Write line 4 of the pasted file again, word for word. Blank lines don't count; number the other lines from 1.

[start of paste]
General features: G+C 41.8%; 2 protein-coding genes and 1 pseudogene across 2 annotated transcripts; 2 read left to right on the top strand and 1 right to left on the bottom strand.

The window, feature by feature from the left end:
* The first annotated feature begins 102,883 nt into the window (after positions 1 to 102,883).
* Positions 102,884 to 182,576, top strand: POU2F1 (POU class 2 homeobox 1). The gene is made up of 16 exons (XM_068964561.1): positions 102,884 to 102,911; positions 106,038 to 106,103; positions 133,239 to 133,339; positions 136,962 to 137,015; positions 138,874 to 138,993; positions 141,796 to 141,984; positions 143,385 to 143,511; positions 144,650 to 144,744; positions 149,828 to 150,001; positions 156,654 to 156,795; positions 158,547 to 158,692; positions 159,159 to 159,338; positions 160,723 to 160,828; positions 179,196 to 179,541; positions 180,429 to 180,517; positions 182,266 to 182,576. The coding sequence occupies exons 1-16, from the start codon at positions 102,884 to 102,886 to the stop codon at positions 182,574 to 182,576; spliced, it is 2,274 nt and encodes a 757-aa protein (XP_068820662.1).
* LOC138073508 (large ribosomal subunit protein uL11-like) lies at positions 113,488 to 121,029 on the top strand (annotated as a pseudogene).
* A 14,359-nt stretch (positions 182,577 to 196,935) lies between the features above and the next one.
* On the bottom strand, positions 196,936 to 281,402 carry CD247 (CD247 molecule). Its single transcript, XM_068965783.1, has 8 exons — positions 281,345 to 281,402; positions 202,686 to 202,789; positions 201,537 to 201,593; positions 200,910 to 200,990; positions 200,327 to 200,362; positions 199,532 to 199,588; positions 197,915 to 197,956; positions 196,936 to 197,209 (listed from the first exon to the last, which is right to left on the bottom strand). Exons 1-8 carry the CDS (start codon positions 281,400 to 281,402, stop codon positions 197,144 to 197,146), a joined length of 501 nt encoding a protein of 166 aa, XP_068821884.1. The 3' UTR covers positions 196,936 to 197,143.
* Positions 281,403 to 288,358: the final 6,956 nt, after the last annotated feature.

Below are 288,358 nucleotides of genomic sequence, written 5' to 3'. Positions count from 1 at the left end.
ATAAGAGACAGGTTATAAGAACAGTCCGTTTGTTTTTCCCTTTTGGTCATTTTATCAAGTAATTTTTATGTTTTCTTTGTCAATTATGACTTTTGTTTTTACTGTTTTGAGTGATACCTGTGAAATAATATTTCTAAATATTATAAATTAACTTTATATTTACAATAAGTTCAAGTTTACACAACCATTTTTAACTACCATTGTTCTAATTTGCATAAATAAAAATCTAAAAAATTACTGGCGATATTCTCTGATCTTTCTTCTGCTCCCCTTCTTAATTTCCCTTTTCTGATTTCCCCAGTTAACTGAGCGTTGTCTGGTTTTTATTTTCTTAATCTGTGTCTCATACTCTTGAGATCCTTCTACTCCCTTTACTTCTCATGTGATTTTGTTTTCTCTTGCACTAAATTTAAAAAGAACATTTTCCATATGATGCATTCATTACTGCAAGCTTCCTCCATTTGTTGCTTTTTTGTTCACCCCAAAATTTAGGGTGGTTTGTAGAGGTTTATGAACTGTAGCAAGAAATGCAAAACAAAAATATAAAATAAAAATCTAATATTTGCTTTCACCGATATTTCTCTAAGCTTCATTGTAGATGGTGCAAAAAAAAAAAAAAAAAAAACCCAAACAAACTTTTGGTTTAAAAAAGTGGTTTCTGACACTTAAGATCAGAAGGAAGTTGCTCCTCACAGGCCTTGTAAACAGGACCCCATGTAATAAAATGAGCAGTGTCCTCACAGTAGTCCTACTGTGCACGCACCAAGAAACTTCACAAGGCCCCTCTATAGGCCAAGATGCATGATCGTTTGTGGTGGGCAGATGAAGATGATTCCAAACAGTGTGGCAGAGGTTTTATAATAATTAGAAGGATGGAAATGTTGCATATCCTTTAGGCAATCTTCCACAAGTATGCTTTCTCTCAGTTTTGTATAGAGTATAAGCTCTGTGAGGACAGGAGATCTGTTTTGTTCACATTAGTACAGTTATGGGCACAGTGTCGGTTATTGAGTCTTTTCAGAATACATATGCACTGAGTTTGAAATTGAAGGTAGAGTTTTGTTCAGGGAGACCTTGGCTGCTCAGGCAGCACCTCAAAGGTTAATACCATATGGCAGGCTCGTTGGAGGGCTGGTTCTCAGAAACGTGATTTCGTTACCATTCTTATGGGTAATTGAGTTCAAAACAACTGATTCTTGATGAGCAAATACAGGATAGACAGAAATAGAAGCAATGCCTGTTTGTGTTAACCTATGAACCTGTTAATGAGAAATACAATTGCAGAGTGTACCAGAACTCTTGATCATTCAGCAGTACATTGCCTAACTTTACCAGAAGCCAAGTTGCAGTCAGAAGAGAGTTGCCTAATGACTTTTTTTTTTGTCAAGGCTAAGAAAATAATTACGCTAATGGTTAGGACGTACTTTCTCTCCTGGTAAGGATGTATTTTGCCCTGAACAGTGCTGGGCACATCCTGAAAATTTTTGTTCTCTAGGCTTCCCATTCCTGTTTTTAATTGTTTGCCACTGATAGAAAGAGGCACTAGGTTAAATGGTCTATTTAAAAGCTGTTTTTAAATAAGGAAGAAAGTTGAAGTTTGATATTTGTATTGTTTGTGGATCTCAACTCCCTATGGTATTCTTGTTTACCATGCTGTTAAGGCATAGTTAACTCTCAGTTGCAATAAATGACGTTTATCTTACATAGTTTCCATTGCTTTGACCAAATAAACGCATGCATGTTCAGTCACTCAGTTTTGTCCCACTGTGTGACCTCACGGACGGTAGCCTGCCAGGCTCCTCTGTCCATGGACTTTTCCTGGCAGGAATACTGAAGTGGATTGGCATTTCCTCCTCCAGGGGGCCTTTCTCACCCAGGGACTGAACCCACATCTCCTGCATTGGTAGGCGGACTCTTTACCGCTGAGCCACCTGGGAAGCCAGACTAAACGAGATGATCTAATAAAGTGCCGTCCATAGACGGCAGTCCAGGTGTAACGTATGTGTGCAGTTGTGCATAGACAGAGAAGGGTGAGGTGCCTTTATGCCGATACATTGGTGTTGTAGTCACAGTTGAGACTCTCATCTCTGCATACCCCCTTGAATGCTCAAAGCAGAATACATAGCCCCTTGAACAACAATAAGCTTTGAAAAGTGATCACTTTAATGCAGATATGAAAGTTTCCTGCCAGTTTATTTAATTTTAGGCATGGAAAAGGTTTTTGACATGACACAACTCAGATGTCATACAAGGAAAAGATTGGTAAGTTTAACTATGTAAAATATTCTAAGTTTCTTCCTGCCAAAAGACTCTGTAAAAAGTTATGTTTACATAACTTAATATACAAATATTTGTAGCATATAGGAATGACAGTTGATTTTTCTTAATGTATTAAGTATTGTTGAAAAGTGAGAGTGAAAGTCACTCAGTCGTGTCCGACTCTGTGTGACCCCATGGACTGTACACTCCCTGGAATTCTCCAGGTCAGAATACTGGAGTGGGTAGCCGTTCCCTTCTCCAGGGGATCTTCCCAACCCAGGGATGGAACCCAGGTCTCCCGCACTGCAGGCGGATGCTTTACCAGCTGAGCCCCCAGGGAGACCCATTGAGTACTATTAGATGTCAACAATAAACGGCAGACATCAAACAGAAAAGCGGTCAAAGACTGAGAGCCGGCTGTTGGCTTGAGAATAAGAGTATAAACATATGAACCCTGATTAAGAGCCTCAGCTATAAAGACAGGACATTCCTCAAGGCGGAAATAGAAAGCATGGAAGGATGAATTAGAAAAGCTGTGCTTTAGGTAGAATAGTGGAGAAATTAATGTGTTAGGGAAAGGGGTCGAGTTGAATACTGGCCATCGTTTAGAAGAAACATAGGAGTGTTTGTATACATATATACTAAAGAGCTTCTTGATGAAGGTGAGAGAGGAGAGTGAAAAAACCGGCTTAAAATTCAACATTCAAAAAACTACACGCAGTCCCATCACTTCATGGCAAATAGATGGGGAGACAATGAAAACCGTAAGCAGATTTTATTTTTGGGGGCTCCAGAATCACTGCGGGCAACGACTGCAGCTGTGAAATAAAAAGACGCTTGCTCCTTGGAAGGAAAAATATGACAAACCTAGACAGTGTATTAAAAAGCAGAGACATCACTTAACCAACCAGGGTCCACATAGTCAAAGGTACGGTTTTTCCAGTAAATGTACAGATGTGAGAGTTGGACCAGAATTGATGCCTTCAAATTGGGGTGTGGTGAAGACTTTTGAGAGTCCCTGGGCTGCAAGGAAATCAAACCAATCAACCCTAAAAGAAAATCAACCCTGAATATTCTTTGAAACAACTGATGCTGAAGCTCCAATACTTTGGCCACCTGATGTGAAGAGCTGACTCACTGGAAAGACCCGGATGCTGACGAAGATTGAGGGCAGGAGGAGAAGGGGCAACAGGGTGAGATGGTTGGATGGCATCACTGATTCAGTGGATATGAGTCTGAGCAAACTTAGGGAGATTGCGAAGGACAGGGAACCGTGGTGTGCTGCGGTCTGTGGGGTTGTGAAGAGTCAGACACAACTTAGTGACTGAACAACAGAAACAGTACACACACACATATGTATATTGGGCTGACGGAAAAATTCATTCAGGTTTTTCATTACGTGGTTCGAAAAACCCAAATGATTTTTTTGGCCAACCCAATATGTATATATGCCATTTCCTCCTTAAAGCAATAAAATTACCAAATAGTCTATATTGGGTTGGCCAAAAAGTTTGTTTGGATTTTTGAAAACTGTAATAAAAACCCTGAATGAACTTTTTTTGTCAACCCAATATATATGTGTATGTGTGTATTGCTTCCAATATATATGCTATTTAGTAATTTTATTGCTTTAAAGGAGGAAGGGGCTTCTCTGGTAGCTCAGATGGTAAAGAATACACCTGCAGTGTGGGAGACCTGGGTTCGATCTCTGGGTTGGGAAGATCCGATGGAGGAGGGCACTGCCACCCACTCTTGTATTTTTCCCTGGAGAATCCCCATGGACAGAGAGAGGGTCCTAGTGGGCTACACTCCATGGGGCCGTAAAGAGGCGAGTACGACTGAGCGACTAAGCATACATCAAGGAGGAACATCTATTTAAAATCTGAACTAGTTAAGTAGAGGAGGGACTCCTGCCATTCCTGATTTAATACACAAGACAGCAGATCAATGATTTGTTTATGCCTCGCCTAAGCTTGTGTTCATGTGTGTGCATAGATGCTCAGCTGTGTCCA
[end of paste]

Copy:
* Positions 102,884 to 182,576, top strand: POU2F1 (POU class 2 homeobox 1). The gene is made up of 16 exons (XM_068964561.1): positions 102,884 to 102,911; positions 106,038 to 106,103; positions 133,239 to 133,339; positions 136,962 to 137,015; positions 138,874 to 138,993; positions 141,796 to 141,984; positions 143,385 to 143,511; positions 144,650 to 144,744; positions 149,828 to 150,001; positions 156,654 to 156,795; positions 158,547 to 158,692; positions 159,159 to 159,338; positions 160,723 to 160,828; positions 179,196 to 179,541; positions 180,429 to 180,517; positions 182,266 to 182,576. The coding sequence occupies exons 1-16, from the start codon at positions 102,884 to 102,886 to the stop codon at positions 182,574 to 182,576; spliced, it is 2,274 nt and encodes a 757-aa protein (XP_068820662.1).